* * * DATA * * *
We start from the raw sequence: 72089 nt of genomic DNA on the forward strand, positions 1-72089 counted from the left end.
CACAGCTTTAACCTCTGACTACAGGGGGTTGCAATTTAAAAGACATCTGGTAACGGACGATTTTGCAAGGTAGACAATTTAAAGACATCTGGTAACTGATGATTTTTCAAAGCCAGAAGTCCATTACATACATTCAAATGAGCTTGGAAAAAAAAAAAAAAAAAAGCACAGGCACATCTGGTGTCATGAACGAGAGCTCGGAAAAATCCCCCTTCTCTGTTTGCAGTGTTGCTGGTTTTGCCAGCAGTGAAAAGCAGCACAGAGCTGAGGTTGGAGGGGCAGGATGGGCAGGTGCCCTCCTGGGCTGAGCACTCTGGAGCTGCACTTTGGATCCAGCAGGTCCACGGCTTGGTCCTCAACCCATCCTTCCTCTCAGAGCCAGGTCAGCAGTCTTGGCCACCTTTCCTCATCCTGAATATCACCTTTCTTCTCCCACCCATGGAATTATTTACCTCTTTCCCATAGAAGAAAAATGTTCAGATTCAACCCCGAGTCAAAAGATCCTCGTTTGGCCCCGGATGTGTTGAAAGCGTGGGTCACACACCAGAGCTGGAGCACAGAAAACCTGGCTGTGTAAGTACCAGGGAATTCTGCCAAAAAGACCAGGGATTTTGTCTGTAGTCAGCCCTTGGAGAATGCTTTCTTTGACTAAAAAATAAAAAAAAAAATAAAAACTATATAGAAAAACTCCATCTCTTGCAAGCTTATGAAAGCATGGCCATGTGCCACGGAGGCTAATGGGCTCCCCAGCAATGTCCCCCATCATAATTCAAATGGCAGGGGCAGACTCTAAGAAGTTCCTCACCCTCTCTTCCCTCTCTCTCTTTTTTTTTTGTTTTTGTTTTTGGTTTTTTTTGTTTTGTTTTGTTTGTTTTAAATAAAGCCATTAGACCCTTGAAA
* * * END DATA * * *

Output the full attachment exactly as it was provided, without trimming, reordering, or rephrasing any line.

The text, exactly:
We start from the raw sequence: 72089 nt of genomic DNA on the forward strand, positions 1-72089 counted from the left end.
CACAGCTTTAACCTCTGACTACAGGGGGTTGCAATTTAAAAGACATCTGGTAACGGACGATTTTGCAAGGTAGACAATTTAAAGACATCTGGTAACTGATGATTTTTCAAAGCCAGAAGTCCATTACATACATTCAAATGAGCTTGGAAAAAAAAAAAAAAAAAAGCACAGGCACATCTGGTGTCATGAACGAGAGCTCGGAAAAATCCCCCTTCTCTGTTTGCAGTGTTGCTGGTTTTGCCAGCAGTGAAAAGCAGCACAGAGCTGAGGTTGGAGGGGCAGGATGGGCAGGTGCCCTCCTGGGCTGAGCACTCTGGAGCTGCACTTTGGATCCAGCAGGTCCACGGCTTGGTCCTCAACCCATCCTTCCTCTCAGAGCCAGGTCAGCAGTCTTGGCCACCTTTCCTCATCCTGAATATCACCTTTCTTCTCCCACCCATGGAATTATTTACCTCTTTCCCATAGAAGAAAAATGTTCAGATTCAACCCCGAGTCAAAAGATCCTCGTTTGGCCCCGGATGTGTTGAAAGCGTGGGTCACACACCAGAGCTGGAGCACAGAAAACCTGGCTGTGTAAGTACCAGGGAATTCTGCCAAAAAGACCAGGGATTTTGTCTGTAGTCAGCCCTTGGAGAATGCTTTCTTTGACTAAAAAATAAAAAAAAAAATAAAAACTATATAGAAAAACTCCATCTCTTGCAAGCTTATGAAAGCATGGCCATGTGCCACGGAGGCTAATGGGCTCCCCAGCAATGTCCCCCATCATAATTCAAATGGCAGGGGCAGACTCTAAGAAGTTCCTCACCCTCTCTTCCCTCTCTCTCTTTTTTTTTTGTTTTTGTTTTTGGTTTTTTTTGTTTTGTTTTGTTTGTTTTAAATAAAGCCATTAGACCCTTGAAA